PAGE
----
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Funerals.

CREATING A BEAUTIFUL SPACE TO BOTH MOURN AND CELEBRATE.
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Funerals. The ultimate space where no one wants to be there, but everyone will move mountains to be.  Grief is raw, and as a result these gatherings have a true tenderness to them. 

 

The event production piece and the flowers are in and of themselves irrelevant in the deep sadness of gathering together to grieve and mourn.  But I think there is something poignant in creating a beautiful space that gets the balance right between honouring the person who has died, celebrating their life, and being sensitive to giving space for personal as well as more communal grief. The main focus of this will be in the ceremony, but I think it's important that the wake reflects this too.

I seek to take the heavy lifting of the gathering from you helping to sort the moving pieces; the event production, the setup of the space, any food and drink, any creative pieces. The goal is for you to not have to worry about any of the logistics, and feel fully present.  

It is my vision to create a gathering that reflects the individual whose funeral it is. One that is beautiful and poignant - and homemade and hosted. Homemade scones, flowers on the tables,  cocktail sausages fresh from the oven served from hollowed out bread. A variety of drinks for guests to choose from. For flowers, I have used silk flowers in the arrangements (that belonged to whose funeral it was), and also taken the flowers from the coffin arrangement to make into bouquets for the guests to take home with them. 

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wrote this reflection following my most recent involvement in creating a wake, and I felt it helpful to articulate my vision here:  

Rewind a few years ago, and I found myself chatting with one of my brothers about wanting to get into funerals.  He suggested I try do work experience with an Undertaker.  I also chatted with Granny about it, and she sweetly said it was a logistical nightmare and much better to stick with weddings where RSVPs are a lot clearer and the lead time a lot longer from a planning perspective.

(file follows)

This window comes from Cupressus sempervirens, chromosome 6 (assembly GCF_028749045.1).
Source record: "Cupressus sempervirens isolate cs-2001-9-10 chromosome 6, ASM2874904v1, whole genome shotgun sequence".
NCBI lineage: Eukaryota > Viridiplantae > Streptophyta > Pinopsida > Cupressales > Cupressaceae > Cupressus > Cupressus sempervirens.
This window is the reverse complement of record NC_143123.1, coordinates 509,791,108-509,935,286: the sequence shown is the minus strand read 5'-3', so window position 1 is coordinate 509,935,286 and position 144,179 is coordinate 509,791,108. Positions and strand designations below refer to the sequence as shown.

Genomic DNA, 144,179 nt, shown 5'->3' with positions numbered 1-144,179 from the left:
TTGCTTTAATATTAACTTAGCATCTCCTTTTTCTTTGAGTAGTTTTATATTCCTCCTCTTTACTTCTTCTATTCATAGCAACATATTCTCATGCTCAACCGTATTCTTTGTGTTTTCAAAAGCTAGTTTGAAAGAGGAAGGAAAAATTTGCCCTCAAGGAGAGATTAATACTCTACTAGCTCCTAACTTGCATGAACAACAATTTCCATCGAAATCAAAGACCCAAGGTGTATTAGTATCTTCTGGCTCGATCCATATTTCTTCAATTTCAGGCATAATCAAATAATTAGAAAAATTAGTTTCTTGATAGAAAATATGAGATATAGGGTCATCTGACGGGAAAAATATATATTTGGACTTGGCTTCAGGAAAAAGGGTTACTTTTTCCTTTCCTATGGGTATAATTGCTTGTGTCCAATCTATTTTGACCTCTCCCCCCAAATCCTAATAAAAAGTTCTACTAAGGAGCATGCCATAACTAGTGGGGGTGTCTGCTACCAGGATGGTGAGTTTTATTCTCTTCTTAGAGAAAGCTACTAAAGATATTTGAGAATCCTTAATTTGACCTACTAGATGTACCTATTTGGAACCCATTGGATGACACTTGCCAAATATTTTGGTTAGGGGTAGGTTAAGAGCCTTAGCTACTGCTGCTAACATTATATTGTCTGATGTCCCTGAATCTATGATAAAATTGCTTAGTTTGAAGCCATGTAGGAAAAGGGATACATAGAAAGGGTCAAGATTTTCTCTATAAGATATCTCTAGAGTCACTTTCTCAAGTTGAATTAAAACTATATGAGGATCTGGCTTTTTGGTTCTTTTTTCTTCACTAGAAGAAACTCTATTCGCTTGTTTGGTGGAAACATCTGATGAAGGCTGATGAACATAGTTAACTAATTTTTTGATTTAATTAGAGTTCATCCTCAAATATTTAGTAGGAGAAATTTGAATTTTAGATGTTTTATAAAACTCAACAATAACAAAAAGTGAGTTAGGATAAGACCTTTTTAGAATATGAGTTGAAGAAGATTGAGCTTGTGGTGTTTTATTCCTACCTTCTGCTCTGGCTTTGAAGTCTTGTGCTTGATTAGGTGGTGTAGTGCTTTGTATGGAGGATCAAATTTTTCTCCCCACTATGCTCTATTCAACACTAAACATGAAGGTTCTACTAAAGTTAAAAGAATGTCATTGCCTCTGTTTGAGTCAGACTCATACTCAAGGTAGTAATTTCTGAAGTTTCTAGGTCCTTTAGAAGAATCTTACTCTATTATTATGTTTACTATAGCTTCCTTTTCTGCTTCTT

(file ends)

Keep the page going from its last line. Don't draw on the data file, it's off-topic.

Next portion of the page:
I ignored both of them.  Sorry.

On Saturday I worked with an incredible family, to organise my fourth memorial service wake for their dearest son and brother who died far too young and far too tragically.

These gatherings are a privilege to be involved with.  And I’m so grateful to the families who have entrusted me with such raw events.

It’s really bizarre organising an event that no one wants to happen.  On the one hand nothing matters because the grief is so awful and the pain so heavy, that decisions about food and flowers pale into insignificance.  But on the other hand the details so matter.  And it’s this tension that I find it a privilege to carry the load for.

These events don’t have the glamour and the grammable vibes.  But funerals are the ultimate event we will all for sure have one day. Something we try and shy away from.

I find it a gift being able to play a part in making one of the hardest days that bit more beautiful and logistically easier for the family and friends.

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